During FY18, the yield/Ha for Assam was 7 MT compared to a national average of 23.96 MT. The major impediment in Assam is the lack of quality seeds and infrastructure facilities for irrigation. Hence, most farmers in Assam grow potatoes with inferior seeds under rain‐fed conditions, which often result in low yields.

International Potato Center (CIP) in collaboration with APART is undertaking multiple initiatives to promote potato cultivation in Assam. One such initiative is Value Chain Schools (VCS), a project to foster entrepreneurship among small and marginal farmers by developing the potato value chain and bringing in innovations in potato farming practices. It has introduced zero tillage potato farming done between two rice harvesting seasons.

CIP is also introducing contract farming in potato cultivation in Assam in collaboration with PepsiCo and Haldiram. Under such contracts, quantity, and price is assured by the off-taker. Financial Service Providers can explore collaboration with CIP, PepsiCo, and/or Haldiram with the objective of delivering credit, insurance and other financial services to the potato farmers. Lending agencies will face minimal Credit Risk due to assured buyback mechanisms under contract farming. Further transaction costs can also be reduced by delivering all services only through farmer collectives.


APART is working to develop the value chain of three pulse crops
a) Black Gram,
b) Lentil
c) Pea.

These crops are an important source of protein and can improve soil fertility by fixing atmospheric nitrogen in the soil. Value chain development interventions of Black Gram have been initiated in 16 clusters, lentil in 10 clusters, and Pea in 10 clusters covering the districts of Barpera, Darrang, Dhubri, Golaghat, Jorhat, Morigaon, and Sonitpur.

The emphasis is to increase the area coverage for farming pulses with assistance from World Veg, the Indian Institute of Pulses Research, and AAU. On-farm crop demonstrations and farmer trainings are being done to promote the adoption of recommended PoP developed by AAU. The ATMAs (Agricultural Technology Management Agency) has been strengthened to provide improved production and marketing support to farmers. The Pulses value chain requires post-harvest management and value addition for better access to input and output markets.


Assam is one of the best pumpkin-producing states of NER and nowadays, some of its FPCs are also exporting their certified organic pumpkins from Assam to Gulf countries.

To support this value chain, the ARIAS society through APART has carried out demonstrations and training in the pumpkin value chain. The training has improved the yield in the control plots of these demonstrations.

Training on Integrated Pest Management (IPM) technologies and reduced usage of chemicals have been completed. Production of Open Pollinated (OP) seeds, with characteristics similar to hybrid varieties but without the associated problems of hybrid varieties, has been received from World Veg-South Asia and is being implemented in districts where nurseries have already become functional. Pumpkin farmers in Assam require support on pricing, and market linkages apart from the construction of pack houses and transport mechanisms.

Sericulture & Handloom

The focus in Sericulture & Handloom is on end-to-end interventions of the value chain to increase the production of silk and improve the quality of silk. Interventions are being implemented

at every stage of the silk value chain, from silkworm seed production to addressing supply-side and demand-side gaps. The value chain is targeting 15,000 producers.

The value chain is creating a cluster-level infrastructure such as community jail (netted) houses, nurseries, cocoon houses, eri rearing houses, cocoon drying chambers, grain age houses, and providing support through technical assistance. The value chain requires larger market linkages and financial intervention packages that facilitate the creation of productive assets by farmers.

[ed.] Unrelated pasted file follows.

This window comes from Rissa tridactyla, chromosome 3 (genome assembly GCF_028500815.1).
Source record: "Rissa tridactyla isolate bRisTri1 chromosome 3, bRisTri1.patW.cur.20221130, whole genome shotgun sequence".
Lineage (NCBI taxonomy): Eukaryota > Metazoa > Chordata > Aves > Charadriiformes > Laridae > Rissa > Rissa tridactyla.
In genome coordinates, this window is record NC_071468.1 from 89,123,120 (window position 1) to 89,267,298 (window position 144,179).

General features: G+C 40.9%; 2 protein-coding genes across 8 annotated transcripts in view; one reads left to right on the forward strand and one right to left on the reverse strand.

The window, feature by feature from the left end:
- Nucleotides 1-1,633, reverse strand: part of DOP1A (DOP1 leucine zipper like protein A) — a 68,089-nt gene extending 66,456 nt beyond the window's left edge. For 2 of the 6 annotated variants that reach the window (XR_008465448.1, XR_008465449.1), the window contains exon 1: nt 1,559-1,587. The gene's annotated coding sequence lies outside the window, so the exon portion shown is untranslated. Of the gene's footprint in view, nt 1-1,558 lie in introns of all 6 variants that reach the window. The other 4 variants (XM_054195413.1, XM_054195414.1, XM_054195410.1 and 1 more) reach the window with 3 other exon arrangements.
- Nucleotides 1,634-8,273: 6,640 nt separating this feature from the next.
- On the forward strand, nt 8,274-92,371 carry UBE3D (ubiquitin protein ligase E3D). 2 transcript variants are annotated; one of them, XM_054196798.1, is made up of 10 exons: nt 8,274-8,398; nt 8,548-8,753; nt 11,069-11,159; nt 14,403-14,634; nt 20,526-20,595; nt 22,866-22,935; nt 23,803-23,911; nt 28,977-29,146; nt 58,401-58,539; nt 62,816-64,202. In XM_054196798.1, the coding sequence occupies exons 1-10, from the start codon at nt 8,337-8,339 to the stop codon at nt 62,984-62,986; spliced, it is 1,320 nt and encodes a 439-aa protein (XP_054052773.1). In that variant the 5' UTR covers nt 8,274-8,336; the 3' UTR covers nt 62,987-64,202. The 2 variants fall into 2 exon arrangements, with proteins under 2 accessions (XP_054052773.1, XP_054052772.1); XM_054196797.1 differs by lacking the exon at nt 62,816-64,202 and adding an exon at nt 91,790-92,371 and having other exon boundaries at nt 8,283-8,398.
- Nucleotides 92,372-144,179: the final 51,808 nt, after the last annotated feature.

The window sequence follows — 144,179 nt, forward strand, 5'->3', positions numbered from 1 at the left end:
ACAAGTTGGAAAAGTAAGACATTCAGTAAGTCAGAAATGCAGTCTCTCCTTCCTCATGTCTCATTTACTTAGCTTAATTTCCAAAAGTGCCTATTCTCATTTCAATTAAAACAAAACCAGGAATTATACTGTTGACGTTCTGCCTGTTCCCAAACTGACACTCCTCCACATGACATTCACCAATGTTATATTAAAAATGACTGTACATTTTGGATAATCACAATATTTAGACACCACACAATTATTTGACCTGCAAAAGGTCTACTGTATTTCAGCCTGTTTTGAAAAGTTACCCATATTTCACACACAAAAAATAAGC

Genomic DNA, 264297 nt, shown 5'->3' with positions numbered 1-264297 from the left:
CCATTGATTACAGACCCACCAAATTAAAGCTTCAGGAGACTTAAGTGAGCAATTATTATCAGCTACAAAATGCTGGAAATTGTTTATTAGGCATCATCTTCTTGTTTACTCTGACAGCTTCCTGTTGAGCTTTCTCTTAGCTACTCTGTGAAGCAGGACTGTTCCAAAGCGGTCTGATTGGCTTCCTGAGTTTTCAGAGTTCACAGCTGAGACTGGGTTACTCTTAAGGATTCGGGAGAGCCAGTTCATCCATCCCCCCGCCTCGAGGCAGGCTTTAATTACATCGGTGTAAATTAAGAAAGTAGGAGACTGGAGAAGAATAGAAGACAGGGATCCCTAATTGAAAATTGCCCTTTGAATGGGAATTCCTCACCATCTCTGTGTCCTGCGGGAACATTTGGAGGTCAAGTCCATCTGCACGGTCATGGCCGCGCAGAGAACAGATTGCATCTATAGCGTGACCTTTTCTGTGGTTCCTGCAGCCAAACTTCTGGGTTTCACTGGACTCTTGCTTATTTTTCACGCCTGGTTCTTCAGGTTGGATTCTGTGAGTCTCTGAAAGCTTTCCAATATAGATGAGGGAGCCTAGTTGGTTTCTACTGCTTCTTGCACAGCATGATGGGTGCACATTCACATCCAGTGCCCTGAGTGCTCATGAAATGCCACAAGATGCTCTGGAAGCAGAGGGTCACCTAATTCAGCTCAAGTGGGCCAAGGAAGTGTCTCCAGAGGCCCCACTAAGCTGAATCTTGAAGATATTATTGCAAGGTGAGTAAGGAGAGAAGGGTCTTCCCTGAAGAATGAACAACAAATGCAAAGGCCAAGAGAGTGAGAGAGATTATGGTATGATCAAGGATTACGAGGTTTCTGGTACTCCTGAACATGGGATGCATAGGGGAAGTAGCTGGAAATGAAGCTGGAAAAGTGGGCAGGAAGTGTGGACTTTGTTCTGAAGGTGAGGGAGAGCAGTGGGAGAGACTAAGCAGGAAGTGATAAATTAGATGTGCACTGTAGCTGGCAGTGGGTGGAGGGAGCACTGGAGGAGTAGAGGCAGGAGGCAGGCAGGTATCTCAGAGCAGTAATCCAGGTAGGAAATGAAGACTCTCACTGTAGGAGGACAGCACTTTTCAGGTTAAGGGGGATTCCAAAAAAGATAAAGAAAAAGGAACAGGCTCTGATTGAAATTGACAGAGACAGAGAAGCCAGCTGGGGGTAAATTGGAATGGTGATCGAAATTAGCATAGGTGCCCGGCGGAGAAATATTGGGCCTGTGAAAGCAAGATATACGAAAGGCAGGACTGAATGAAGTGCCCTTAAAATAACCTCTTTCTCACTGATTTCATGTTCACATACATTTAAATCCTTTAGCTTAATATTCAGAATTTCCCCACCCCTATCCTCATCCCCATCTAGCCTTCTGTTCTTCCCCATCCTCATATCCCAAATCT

With abundant water resources, the fishery value chain in Assam has great potential. The water spread area of the state, 4820 sq km, combined with numerous naturally occurring water bodies add up to its vast potential for fisheries covering an

area of 2.62 lakh hectares of water resources. Fish production in the State was recorded as 3.27 lakh metric tons in 2019. There was a demand and production shortage of 0.29 lakh metric tons. While the production in the state is rising, it’s still a net importer of fish due to high demand. There is potential to increase production by 3 lakh metric tons.

The immediate requirement of the value chain is to increase the flow of finance to the existing mechanism of fishery cooperatives. The co-operatives need to be recognized enablers for farmers to source finance. There is huge potential for insurance in Fishery with customized products that enable fish farmers to improve the quality and quantity of the produce, enabling them to invest in APART-introduced projects like prawn farming.


The dairy sector in Assam has the potential to support a large number of livelihoods. As per the Department of Animal Husbandry under GOI, the per capita availability of milk in Assam was 71 gms/day in FY19 which is very low compared to the national average of 394 gms/day.

In Assam, of the total volume of milk produced, around 60 percent gets consumed at the production level and only the remaining 40 percent volume becomes available as marketable surplus. Of this, more than 90 percent volume is being collected by the players in the informal sector, mostly bulk aggregators. This showcases a huge gap in the commercialization of a potential sector in the state. ARIAS estimates a shortfall in milk production at 1,872 million litres by FY22.

ARIAS plans to promote the dairy sector in Assam through the provision of financial, institutional, and technical assistance to dairy farmers associated with FPOs/Cooperatives. 5 districts (Sonitpur, Nagaon, Kamrup, Jorhat and Lakhimpur) have been identified for dairy intervention based on milch cattle population.

Financial Services Providers (FSPs) can explore collaboration with the West Assam Milk Producers’ Co-operative Union Ltd. (WAMUL), to deliver customized financial services to dairy farmers associated with WAMUL, including cattle loans, livestock insurance, personal loans, savings and investment services, payments, etc. Such services can be delivered through the Dairy Cooperative Societies (DCS) /FPOs at the village level to reduce credit and transaction costs.